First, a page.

When a team member actually impedes the progress of a project, and direct intervention isn't effective, reassignment and termination are the best options. But sometimes, politics intervenes — you can't reassign or terminate because of a constraint from on high. Sometimes the offender is a relative of the boss, or might be politically connected, or might be spying for a powerful political operator. In some cases, the goal might even be vendetta-driven sabotage.
When you can't terminate or reassign the offender, what are your alternatives? Frustration? Madness? Running for Congress?
Often you can accomplish the mission within the constraints you have to deal with. Here are some insights and tactics that can help.
- The problem is bigger than you think
- It's unlikely that this situation is the first or last of its kind. A repetition is probable. Even if you find a way around it this time, you might face the same problem again. Possible nightmare scenario: the person who replaces this offender is even worse.
- Consider a course change for yourself
- Since the situation is likely to repeat, ask yourself, "Do I really need this?" If you have alternatives, think about trying one of them. If you don't have alternatives, get some. Always have alternatives.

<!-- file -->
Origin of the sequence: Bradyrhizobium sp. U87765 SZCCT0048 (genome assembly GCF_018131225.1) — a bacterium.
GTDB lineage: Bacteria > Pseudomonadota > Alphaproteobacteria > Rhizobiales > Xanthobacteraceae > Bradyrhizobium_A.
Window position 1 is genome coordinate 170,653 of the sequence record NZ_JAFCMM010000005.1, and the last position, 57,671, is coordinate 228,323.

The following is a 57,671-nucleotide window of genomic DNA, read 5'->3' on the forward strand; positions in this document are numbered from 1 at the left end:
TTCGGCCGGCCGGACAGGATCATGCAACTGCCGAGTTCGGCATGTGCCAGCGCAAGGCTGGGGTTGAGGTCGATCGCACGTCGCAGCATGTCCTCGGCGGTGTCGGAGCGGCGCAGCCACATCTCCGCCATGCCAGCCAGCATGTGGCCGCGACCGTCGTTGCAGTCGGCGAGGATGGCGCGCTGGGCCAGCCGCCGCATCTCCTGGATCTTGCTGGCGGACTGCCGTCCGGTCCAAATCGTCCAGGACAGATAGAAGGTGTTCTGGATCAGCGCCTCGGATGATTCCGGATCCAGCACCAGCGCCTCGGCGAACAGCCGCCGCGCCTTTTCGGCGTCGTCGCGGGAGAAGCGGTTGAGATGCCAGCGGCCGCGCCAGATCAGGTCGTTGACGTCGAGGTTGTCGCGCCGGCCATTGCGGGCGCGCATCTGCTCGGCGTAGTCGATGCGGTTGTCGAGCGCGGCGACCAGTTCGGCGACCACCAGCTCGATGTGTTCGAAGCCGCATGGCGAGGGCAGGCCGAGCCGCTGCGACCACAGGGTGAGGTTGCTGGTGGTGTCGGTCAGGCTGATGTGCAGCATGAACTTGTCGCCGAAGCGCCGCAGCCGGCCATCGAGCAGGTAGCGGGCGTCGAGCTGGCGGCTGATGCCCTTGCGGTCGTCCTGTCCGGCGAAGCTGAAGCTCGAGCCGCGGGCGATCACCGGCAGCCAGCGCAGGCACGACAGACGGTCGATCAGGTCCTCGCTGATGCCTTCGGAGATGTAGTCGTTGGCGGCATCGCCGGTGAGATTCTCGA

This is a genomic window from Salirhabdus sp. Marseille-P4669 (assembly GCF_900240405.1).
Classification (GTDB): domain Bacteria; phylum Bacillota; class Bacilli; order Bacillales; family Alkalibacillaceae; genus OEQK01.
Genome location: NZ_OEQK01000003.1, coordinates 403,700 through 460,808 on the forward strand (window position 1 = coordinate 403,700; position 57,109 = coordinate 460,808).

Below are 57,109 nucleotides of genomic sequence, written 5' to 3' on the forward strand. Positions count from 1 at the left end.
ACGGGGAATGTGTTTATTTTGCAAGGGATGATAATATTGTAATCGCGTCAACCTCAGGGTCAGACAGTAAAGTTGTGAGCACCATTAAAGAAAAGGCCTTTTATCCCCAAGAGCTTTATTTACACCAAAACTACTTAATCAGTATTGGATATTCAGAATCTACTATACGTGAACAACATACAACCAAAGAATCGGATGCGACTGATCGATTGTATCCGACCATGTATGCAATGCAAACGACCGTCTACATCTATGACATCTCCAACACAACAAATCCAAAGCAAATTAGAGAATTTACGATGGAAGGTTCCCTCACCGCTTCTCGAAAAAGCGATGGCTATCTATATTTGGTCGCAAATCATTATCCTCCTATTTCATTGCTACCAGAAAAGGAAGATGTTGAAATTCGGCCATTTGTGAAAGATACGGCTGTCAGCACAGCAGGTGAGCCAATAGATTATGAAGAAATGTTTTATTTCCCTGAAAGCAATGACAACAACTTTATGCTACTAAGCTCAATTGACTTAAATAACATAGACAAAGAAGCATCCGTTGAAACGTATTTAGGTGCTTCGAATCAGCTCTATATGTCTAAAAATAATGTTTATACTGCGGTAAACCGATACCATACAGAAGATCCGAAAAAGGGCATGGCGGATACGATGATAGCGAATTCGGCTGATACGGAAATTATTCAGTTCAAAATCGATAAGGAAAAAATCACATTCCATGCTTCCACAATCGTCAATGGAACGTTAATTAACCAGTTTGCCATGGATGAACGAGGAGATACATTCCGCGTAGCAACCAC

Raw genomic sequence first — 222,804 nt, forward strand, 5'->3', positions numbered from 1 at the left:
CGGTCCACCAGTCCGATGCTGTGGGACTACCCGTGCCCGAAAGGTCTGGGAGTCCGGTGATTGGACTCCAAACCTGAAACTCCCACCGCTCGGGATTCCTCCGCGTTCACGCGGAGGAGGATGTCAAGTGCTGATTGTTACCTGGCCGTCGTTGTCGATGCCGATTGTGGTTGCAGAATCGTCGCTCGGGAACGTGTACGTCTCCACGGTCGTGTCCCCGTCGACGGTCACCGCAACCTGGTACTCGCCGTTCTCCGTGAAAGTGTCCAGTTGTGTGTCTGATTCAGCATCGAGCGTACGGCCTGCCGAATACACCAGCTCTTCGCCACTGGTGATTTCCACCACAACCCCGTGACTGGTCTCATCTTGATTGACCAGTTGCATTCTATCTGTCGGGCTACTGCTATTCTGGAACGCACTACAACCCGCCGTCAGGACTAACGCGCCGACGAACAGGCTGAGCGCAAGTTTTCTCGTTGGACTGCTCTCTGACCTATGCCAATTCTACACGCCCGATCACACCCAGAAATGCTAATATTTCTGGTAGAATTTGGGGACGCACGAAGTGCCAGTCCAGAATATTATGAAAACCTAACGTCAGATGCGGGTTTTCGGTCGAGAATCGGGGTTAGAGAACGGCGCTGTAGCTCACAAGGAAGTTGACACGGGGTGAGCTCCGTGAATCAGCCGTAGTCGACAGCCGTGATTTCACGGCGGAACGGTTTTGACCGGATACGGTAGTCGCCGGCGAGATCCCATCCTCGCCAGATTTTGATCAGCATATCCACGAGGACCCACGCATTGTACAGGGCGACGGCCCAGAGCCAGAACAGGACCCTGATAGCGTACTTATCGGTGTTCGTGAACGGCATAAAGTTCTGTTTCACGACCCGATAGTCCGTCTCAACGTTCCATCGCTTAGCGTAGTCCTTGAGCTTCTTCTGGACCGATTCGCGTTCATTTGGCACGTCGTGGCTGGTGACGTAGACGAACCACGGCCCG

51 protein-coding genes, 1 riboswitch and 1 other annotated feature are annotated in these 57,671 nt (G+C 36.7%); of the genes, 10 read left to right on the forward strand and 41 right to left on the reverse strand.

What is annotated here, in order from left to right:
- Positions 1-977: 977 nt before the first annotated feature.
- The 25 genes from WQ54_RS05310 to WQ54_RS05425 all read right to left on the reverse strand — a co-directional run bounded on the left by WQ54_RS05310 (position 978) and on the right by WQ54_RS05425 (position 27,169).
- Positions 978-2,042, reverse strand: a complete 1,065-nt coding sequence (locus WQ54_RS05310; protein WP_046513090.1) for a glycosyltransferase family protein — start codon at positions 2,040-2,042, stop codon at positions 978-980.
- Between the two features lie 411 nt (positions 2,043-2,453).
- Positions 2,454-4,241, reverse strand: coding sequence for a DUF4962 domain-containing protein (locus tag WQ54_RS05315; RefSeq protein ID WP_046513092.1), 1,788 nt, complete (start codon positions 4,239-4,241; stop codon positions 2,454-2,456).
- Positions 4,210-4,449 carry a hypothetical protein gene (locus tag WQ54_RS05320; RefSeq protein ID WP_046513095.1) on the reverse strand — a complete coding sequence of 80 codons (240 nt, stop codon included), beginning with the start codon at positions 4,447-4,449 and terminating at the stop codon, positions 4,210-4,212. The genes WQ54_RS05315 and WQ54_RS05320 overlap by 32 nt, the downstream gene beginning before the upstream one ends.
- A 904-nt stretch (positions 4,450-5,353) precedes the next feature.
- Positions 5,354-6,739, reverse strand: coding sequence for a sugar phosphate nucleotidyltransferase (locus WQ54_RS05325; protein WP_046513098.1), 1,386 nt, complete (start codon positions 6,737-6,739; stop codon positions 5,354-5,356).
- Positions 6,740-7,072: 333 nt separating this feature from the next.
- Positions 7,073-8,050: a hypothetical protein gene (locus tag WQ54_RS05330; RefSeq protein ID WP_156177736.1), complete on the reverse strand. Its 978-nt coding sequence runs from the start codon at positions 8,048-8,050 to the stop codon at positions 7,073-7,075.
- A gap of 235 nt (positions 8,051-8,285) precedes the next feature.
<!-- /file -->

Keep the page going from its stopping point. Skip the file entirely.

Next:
- Work the politics
- Evidently, you need stronger alliances than you now have if you want to remove the offender. Build those alliances. Even if it's too late for this incident, you'll likely need them eventually.
- If you can't remove, reconfigure
- If you can't You can often accomplish
the mission even when
you can't terminate
people who impede progressremove the offender from the team, reconfigure to insulate the offender from anything important. If you do, you'll need a plausible rationale, especially for the political operator(s) who prevented reassignment. Reconfigure in a way that seems plausible enough to divide the forces that blocked a more straightforward approach.
- Find an important-sounding new task
- As you devise the reconfiguration, it's tempting to remove the person from all work. But it's far more plausible to reassign the offender to something important-sounding that isolates him or her from the critical elements of the current effort. Off site is best.